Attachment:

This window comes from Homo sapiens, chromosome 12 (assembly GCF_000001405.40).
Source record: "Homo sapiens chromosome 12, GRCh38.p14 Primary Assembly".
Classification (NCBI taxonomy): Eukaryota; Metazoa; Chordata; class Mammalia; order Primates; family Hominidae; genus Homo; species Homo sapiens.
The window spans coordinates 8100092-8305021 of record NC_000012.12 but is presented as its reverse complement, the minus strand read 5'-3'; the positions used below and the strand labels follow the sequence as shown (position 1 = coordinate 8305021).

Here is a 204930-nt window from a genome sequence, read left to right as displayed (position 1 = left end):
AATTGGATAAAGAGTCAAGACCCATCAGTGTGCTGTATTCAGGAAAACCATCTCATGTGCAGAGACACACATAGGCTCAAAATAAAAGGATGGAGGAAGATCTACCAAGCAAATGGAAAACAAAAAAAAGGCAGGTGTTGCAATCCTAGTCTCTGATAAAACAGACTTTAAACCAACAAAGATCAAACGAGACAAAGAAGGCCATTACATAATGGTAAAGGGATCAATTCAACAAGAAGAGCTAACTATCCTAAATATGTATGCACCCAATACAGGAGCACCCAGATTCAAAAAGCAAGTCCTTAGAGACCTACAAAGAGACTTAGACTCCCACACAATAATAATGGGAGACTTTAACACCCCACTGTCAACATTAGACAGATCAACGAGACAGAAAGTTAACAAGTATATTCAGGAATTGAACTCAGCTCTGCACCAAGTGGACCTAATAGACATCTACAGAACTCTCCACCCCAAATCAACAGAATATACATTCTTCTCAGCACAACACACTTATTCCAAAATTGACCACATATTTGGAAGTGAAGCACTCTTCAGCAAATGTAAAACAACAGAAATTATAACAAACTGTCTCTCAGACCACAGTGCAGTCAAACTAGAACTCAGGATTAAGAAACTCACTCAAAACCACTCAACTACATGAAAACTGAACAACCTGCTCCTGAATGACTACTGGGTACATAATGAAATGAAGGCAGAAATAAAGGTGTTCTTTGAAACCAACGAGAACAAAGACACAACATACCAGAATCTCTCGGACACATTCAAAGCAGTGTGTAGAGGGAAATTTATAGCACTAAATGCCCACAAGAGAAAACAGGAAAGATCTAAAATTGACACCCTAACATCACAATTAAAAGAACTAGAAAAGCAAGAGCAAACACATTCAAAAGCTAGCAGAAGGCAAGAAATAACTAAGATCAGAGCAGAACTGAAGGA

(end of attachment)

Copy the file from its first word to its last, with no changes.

This window comes from Homo sapiens, chromosome 12 (assembly GCF_000001405.40).
Source record: "Homo sapiens chromosome 12, GRCh38.p14 Primary Assembly".
Classification (NCBI taxonomy): Eukaryota; Metazoa; Chordata; class Mammalia; order Primates; family Hominidae; genus Homo; species Homo sapiens.
The window spans coordinates 8100092-8305021 of record NC_000012.12 but is presented as its reverse complement, the minus strand read 5'-3'; the positions used below and the strand labels follow the sequence as shown (position 1 = coordinate 8305021).

Here is a 204930-nt window from a genome sequence, read left to right as displayed (position 1 = left end):
AATTGGATAAAGAGTCAAGACCCATCAGTGTGCTGTATTCAGGAAAACCATCTCATGTGCAGAGACACACATAGGCTCAAAATAAAAGGATGGAGGAAGATCTACCAAGCAAATGGAAAACAAAAAAAAGGCAGGTGTTGCAATCCTAGTCTCTGATAAAACAGACTTTAAACCAACAAAGATCAAACGAGACAAAGAAGGCCATTACATAATGGTAAAGGGATCAATTCAACAAGAAGAGCTAACTATCCTAAATATGTATGCACCCAATACAGGAGCACCCAGATTCAAAAAGCAAGTCCTTAGAGACCTACAAAGAGACTTAGACTCCCACACAATAATAATGGGAGACTTTAACACCCCACTGTCAACATTAGACAGATCAACGAGACAGAAAGTTAACAAGTATATTCAGGAATTGAACTCAGCTCTGCACCAAGTGGACCTAATAGACATCTACAGAACTCTCCACCCCAAATCAACAGAATATACATTCTTCTCAGCACAACACACTTATTCCAAAATTGACCACATATTTGGAAGTGAAGCACTCTTCAGCAAATGTAAAACAACAGAAATTATAACAAACTGTCTCTCAGACCACAGTGCAGTCAAACTAGAACTCAGGATTAAGAAACTCACTCAAAACCACTCAACTACATGAAAACTGAACAACCTGCTCCTGAATGACTACTGGGTACATAATGAAATGAAGGCAGAAATAAAGGTGTTCTTTGAAACCAACGAGAACAAAGACACAACATACCAGAATCTCTCGGACACATTCAAAGCAGTGTGTAGAGGGAAATTTATAGCACTAAATGCCCACAAGAGAAAACAGGAAAGATCTAAAATTGACACCCTAACATCACAATTAAAAGAACTAGAAAAGCAAGAGCAAACACATTCAAAAGCTAGCAGAAGGCAAGAAATAACTAAGATCAGAGCAGAACTGAAGGA